For the vast majority of his career, Caris LeVert has been a
high-usage player. With the ball in his hands, he puts pressure on
defenses primarily as a downhill scorer and distributor. His
unorthodox methods and pull-up abilities make him one of the most
efficient isolation threats in the NBA.
This season, however, the Cleveland Cavaliers have asked much
more of LeVert, who’s bringing a different kind of value that can’t
be quantified: sacrifice and adaptability.
“The biggest challenge would probably be trying to adjust
game-by-game depending on who's playing, matchups on the other
side. Sometimes I've played the 4, I've never done that in life
before,” LeVert told Basketball News following the Cavs’ win over
the San Antonio Spurs on Monday night. “So just playing different
positions, just staying ready for different roles.
“It's been pretty tough, but I think on the flip side, we're a
super talented team. We're obviously on the winning side of things
more times than not, so it's definitely fun to be on that side of
it 'cause I've been on the other side of it too, where guys aren't
necessarily playing to win and playing for stats. Here, it's
completely different, so I think that's definitely been a
Instead of moving him at the trade deadline as some expected due
to his expiring $18.8 million contract, Cavs president Koby Altman
and his front office held onto LeVert. Altman made it known
publicly how much he appreciates the 28-year-old’s contributions
and dedication to the team’s vision, even going as far as sharing
the franchise’s interest in a potential contract extension this
“The thing that really speaks to me is, and I'm a softy for
this, but guys that really want to be here,” Altman said last week.
“Guys that show up every day to work, that have a great attitude,
that whatever their role is — and he had to take a substantial step
back, be a sixth-man type when he could be starting in the NBA on a
lot of different teams — and being like, 'I want to make this work.
I want to be here.' That's meaningful to me, that's meaningful to
this organization and it's a big reason why he's here."
Asked about sticking around after the 3 p.m. buzzer sounded,
LeVert was just glad not to be on the move for the third straight
“It's cool to, I guess, have a home for the rest of the season,
not have to pack up and go somewhere else,” LeVert admitted. “I've
done that the past two seasons. It's very stressful to do that and
hectic, so it's cool to be with this group and finish the season
out and see how far we can go.
“The vibes are pretty high. Winning does that. You know, you win
a lot of games... we're around each other, sh**, more than we are
with our families. So obviously, you're gonna get really close to a
group when you win a lot of games.”
Since his arrival a year ago, multiple members of the Cavs told
Basketball News that LeVert has bought in with the organization, so
much that he changed his diet and "was in the best shape of his
"Especially with his role changing so much, last year
and this year, he's the same person every day," said one
On the current campaign, LeVert’s usage rate has dipped to 20.6%
overall, per Cleaning The Glass — his lowest since he was a rookie
with the Brooklyn Nets. According to NBA.com, he is fourth on the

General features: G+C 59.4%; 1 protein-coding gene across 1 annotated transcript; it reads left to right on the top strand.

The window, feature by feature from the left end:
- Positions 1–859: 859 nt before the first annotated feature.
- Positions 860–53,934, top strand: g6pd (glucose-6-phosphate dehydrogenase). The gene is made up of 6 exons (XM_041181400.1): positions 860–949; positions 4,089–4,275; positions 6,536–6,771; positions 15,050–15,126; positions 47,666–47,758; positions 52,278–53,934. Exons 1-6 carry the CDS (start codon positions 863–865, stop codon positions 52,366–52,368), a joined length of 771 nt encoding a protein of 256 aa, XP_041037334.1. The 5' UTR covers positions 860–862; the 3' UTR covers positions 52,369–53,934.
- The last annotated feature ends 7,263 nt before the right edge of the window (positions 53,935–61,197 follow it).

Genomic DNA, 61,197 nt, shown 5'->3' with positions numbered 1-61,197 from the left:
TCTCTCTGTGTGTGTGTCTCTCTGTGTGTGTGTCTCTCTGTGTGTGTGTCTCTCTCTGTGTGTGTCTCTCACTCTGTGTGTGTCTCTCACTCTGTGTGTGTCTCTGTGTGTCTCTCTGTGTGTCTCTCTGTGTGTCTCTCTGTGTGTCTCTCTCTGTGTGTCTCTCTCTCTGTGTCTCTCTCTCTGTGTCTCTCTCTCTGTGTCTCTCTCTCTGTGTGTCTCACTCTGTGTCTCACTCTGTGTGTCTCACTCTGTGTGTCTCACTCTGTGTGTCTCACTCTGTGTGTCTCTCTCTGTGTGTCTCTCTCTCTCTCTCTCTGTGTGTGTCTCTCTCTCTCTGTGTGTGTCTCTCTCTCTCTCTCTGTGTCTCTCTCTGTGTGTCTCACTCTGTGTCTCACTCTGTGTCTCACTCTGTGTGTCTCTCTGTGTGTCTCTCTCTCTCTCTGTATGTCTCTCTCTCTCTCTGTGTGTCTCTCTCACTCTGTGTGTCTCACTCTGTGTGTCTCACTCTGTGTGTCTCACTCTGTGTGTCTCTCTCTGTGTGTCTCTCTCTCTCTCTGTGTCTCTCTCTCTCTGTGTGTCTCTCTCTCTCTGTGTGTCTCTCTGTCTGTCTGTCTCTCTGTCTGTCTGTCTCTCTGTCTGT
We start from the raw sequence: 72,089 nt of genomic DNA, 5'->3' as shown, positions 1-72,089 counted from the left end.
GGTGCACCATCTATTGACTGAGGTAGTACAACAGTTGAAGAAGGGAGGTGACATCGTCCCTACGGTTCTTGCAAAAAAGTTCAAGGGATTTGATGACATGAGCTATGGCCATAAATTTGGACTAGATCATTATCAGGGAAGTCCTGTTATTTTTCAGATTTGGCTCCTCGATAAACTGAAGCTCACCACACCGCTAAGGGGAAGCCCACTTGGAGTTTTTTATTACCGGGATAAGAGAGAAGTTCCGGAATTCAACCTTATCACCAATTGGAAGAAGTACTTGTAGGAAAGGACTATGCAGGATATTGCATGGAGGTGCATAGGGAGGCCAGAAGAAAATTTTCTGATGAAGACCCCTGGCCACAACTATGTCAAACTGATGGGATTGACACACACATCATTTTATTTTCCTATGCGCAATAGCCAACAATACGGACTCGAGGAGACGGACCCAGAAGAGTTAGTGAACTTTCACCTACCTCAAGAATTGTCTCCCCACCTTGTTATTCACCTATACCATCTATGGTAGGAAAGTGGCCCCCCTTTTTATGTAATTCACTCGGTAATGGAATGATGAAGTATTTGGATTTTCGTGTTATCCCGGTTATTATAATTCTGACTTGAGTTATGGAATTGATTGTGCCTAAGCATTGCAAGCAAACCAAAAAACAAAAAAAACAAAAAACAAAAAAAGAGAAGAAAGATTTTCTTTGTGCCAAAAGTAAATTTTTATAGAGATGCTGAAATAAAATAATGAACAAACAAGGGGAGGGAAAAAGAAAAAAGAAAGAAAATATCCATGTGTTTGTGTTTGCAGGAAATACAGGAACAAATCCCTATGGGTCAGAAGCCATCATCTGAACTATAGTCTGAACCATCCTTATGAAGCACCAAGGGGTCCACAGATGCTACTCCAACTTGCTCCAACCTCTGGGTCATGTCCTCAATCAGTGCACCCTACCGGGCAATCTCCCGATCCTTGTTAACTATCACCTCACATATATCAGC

team in touches per game (49.9) and fifth in average dribbles per
touch (3.07). In previous stops in Indiana and Brooklyn, those
numbers were higher on average — especially before the Kevin Durant
and Kyrie Irving era.
Even with that fact, he is one of four Cavs creating ~10 points
per game off assists and third on the squad with 6.9
potential assists per game, which is one of the many reasons
Cleveland head coach J.B. Bickerstaff has spoken so highly of
LeVert’s willingness to put the team first over everything else
since he came into the fold.
“The first conversation we had when we traded for him, he told
me, ‘Do whatever you need to do with me because I'm very
adaptable,’” Bickerstaff said in early November. “And understanding
himself, and not having an unrealistic picture of who he is allows
him to do that and do it comfortably because a lot of people can’t.
If you ask a guy to be different on a night-by-night basis, that's
extremely difficult. And I think Caris, again, has showed that he
can do it and I think he's only gonna get better at it.”
In addition to making the right plays on offense while Darius
Garland and Donovan Mitchell (and now, a returned Ricky Rubio)
operate in the half-court, the Cavs have tasked the 28-year-old
with more defensive responsibility as well.
“I knew as soon as we made the trade for Donovan, it was gonna
be a different type of role for me. But I've always kinda been a
player to do it all,” LeVert explained. “I think just this year,
it's been a lot different just because I'm not necessarily on the
ball as much. So the other parts of my game are gonna show a little
“It's something that is definitely uncomfortable at times just
because I've always kinda just been that (go-to scoring option).
That's been my role on a lot of teams. So I just try to put it all
on the defensive end of the ball, make the effort plays, make the
energy plays and try to win. Make winning plays.”
Specifically, Bickerstaff has pointed out how LeVert’s ability
to get through screens allows Cleveland to avoid putting two on the
ball. He’s deflecting passes, staying in front of his man near the
perimeter and keeping the Cavs’ towering duo of Jarrett Allen and
Evan Mobley closer to the basket.
“It’s huge, because although you have those big guys back there
to support you, you don't want to put those big guys under duress
all the time,” Bickerstaff said of LeVert’s impact on that end.
“That (contribution), you know, allows the rest of your defense to
just be in place. So, when shots go up, now you're in rebounding
position and you can be better at finishing possessions.”
“I've always played defense, but I think when you're asked to do
more on the offensive side of the ball, you kind of slack on that
end sometimes,” LeVert added. “I think, with here, my role's not
necessarily to score. It's more so to be a Swiss Army knife, do it